Iraq was known as a melting pot where Arabs, Kurds and Turkmens lived alongside and in mixed societies for centuries. Prior to Iran gaining its disastrous sway across Mesopotamia, this was a land where the majority of Shiites lived and prospered with their Sunni, Christian, Yazidi and all other religious minority brothers.

Has not the time arrived for Iraq to regain its true position as part of the Arab world, and rid its soil of the meddling of Iran’s clerics?

Long-awaited developments

Iraqi officials have embarked on a new campaign of visiting Saudi Arabia and other Arab Sunni states, signaling long-welcomed changes. The influential Sadrist leader Muqtada was seen in the final days of July meeting with Saudi Crown Prince Mohamed bin Salman.

Only days later Sadr paid a visit to the United Arab Emirates, another critic of Iran’s policies, where he was welcomed as an Iraqi leader by a slate of leading politicians and clerics.

Sadr’s visit rendered a variety of measures by Riyadh, including launching a Saudi Consulate in Sadr’s hometown of Najaf, one of the two holiest Shiite cities in Iraq. Grand Ayatollah Ali al-Sistani, known as Iraq’s most senior Shiite cleric, his distance from Tehran’s viewpoints and calling for Iraq to practice openness in establishing relations, did not block such a proposition.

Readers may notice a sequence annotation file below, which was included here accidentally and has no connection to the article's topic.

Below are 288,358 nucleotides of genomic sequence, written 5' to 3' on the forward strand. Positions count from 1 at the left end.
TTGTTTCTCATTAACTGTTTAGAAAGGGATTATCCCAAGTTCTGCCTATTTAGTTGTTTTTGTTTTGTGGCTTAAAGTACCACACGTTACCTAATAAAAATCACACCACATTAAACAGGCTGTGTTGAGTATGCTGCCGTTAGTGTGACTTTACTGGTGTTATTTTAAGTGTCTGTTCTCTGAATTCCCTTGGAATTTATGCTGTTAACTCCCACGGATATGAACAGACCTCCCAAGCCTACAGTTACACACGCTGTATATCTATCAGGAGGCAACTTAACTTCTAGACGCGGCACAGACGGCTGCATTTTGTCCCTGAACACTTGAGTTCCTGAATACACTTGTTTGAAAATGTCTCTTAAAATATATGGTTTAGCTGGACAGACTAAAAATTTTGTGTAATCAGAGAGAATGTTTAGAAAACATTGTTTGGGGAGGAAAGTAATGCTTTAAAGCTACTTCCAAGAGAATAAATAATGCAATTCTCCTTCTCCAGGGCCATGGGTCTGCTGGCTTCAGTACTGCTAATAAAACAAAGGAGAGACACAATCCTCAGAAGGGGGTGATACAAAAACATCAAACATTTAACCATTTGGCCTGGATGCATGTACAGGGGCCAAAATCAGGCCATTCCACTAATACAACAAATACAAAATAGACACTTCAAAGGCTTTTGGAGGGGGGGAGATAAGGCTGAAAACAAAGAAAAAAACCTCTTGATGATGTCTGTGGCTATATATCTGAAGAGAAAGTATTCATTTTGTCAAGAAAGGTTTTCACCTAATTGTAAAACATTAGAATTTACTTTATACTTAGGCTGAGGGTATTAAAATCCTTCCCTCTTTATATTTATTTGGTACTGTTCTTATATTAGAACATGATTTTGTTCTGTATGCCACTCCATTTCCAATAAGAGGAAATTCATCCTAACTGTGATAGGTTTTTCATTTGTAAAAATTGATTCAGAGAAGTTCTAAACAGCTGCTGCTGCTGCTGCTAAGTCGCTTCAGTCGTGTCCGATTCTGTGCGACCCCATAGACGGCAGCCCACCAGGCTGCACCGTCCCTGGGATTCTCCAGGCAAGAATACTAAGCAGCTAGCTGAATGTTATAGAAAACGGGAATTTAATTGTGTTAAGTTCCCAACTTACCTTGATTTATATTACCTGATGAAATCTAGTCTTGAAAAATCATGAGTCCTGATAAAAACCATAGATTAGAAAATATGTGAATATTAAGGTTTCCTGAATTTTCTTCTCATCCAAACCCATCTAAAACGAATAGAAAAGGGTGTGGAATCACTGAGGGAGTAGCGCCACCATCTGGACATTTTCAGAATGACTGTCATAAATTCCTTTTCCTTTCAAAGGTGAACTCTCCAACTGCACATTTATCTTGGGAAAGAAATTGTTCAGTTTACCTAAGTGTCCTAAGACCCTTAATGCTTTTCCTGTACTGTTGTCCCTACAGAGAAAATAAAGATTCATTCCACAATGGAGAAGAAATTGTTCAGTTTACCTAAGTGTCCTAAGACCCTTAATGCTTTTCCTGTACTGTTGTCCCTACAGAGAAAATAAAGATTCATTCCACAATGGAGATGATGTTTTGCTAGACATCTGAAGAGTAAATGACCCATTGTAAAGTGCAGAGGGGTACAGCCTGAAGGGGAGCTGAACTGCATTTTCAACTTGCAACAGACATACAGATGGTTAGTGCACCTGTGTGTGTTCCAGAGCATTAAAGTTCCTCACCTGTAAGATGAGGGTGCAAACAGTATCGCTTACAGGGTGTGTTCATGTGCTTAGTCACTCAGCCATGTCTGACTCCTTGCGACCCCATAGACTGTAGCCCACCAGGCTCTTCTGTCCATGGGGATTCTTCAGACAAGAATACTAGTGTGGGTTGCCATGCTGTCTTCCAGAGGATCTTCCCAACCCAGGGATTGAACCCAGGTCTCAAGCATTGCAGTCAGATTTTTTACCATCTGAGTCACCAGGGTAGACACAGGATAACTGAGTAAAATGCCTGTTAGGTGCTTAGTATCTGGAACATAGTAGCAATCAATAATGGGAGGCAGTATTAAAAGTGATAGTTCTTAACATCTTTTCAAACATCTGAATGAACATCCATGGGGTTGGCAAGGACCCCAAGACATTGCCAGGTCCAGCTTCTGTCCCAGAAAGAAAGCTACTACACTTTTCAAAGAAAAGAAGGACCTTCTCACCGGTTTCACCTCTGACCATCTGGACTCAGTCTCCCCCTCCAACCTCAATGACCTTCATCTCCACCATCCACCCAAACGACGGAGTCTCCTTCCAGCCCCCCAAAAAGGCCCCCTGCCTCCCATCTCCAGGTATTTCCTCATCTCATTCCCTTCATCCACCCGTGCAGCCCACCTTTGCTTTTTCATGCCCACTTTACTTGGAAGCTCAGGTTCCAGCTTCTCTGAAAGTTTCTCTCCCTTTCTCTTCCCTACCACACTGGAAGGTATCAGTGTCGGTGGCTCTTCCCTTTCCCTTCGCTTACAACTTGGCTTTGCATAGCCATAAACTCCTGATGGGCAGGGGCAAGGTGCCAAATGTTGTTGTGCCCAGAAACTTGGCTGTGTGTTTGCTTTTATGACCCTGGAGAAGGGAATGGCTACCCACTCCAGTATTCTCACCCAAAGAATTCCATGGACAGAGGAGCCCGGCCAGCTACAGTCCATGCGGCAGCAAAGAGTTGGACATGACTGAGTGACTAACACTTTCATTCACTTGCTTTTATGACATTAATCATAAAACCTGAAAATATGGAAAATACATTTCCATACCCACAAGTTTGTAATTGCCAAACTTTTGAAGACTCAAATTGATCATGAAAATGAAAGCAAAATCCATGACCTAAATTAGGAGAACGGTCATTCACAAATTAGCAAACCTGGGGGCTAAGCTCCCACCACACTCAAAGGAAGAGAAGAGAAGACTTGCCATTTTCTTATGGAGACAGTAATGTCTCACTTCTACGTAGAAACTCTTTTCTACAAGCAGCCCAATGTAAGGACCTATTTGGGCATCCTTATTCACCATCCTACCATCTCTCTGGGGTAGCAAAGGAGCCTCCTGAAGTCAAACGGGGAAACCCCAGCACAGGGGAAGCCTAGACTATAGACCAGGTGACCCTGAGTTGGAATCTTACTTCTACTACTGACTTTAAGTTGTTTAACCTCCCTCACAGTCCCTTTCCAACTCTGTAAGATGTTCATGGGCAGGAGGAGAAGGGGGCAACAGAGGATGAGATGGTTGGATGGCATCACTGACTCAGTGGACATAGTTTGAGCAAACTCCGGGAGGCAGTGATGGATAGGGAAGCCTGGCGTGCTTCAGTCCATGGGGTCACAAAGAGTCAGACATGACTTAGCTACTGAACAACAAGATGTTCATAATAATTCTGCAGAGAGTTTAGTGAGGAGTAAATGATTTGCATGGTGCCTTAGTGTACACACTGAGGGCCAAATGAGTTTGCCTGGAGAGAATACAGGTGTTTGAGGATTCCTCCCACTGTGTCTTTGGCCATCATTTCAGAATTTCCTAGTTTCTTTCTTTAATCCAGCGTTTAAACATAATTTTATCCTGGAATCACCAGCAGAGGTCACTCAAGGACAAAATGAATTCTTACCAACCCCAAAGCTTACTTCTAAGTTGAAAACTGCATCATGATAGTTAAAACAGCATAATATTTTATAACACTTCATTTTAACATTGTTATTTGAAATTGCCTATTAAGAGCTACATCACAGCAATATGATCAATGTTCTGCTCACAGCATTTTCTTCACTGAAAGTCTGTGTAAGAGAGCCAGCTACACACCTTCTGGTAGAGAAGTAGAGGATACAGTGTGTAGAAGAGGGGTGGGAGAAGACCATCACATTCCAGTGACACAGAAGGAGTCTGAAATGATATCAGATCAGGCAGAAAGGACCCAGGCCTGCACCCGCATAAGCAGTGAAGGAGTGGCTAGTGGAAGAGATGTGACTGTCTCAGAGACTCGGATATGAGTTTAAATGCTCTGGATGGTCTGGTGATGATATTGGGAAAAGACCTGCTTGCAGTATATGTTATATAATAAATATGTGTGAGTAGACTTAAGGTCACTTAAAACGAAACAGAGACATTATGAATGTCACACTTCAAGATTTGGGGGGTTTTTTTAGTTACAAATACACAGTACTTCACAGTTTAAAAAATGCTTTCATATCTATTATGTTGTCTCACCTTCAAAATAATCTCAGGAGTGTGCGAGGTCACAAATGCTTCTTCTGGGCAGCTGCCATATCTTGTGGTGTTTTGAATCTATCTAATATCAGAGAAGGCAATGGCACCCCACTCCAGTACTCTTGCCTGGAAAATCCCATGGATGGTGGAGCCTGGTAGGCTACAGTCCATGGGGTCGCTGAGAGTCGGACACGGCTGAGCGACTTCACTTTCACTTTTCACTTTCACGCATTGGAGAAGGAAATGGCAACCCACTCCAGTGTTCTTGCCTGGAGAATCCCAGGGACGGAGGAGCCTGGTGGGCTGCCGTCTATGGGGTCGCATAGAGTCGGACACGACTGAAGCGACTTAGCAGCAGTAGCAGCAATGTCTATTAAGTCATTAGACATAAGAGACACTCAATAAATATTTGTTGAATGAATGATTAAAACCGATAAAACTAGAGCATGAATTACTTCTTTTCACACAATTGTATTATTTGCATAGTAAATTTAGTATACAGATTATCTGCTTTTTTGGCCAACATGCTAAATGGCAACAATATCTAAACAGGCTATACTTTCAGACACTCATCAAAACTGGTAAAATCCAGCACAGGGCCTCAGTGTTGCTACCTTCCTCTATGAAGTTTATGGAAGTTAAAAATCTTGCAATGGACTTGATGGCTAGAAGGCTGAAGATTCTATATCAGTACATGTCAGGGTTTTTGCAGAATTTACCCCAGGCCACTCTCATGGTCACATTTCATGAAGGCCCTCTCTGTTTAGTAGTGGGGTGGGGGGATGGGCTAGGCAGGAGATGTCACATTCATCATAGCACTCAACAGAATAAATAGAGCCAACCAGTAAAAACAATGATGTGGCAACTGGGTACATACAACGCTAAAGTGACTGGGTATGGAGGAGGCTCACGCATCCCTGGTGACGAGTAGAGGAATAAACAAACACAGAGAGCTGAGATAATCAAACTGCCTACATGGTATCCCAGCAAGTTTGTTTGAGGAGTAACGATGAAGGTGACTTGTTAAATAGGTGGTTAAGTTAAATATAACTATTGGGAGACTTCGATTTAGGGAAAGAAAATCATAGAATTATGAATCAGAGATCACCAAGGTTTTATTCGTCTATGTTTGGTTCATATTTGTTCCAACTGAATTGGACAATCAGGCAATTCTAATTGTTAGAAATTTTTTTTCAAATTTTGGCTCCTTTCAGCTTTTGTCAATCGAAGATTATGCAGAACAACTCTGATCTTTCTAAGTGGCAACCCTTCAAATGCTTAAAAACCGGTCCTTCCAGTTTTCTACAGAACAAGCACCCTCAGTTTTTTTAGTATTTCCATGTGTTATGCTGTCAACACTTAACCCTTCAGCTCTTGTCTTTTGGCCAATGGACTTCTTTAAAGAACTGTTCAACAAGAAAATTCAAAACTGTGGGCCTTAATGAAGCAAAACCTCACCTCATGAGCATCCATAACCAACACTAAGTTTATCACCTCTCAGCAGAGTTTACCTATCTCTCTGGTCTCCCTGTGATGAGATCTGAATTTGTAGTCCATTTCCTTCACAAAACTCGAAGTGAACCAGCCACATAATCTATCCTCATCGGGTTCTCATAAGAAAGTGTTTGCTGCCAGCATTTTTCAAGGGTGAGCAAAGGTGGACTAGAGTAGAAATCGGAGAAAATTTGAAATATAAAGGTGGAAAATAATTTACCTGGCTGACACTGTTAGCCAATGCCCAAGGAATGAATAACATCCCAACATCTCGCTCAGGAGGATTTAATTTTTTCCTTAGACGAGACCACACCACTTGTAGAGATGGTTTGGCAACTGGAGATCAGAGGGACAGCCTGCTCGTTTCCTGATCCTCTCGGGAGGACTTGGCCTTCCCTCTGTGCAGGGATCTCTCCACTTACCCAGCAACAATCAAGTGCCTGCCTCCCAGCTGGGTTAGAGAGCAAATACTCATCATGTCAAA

Muqtada al Sadr with Saudi Crown Prince Mohamed bin Salman in Riyadh. (Al Arabiya)

Iran, however, resorted to strong remarks against Sadr for his visits to Saudi Arabia and the UAE. The visit was even described by a local wire as an act of betrayal to the Houthis in Yemen.

Iran’s support for the Shiite proxy militias, through arms, logistics and finances, parallel to advisors dispatched by the Revolutionary Guards (IRGC) and Lebanese Hezbollah, have resulted in the humanitarian catastrophe Yemen finds itself today.

Sadr is also planning a visit to Egypt, adding to the list of senior Iraqi officials, including Prime Minister Haider al-Abadi and the ministers of foreign affairs, interior, oil and transportation who are set to visit Saudi Arabia. Despite investing in Iraq for the past 14 years, Iran has been deprived of visits of such high stature.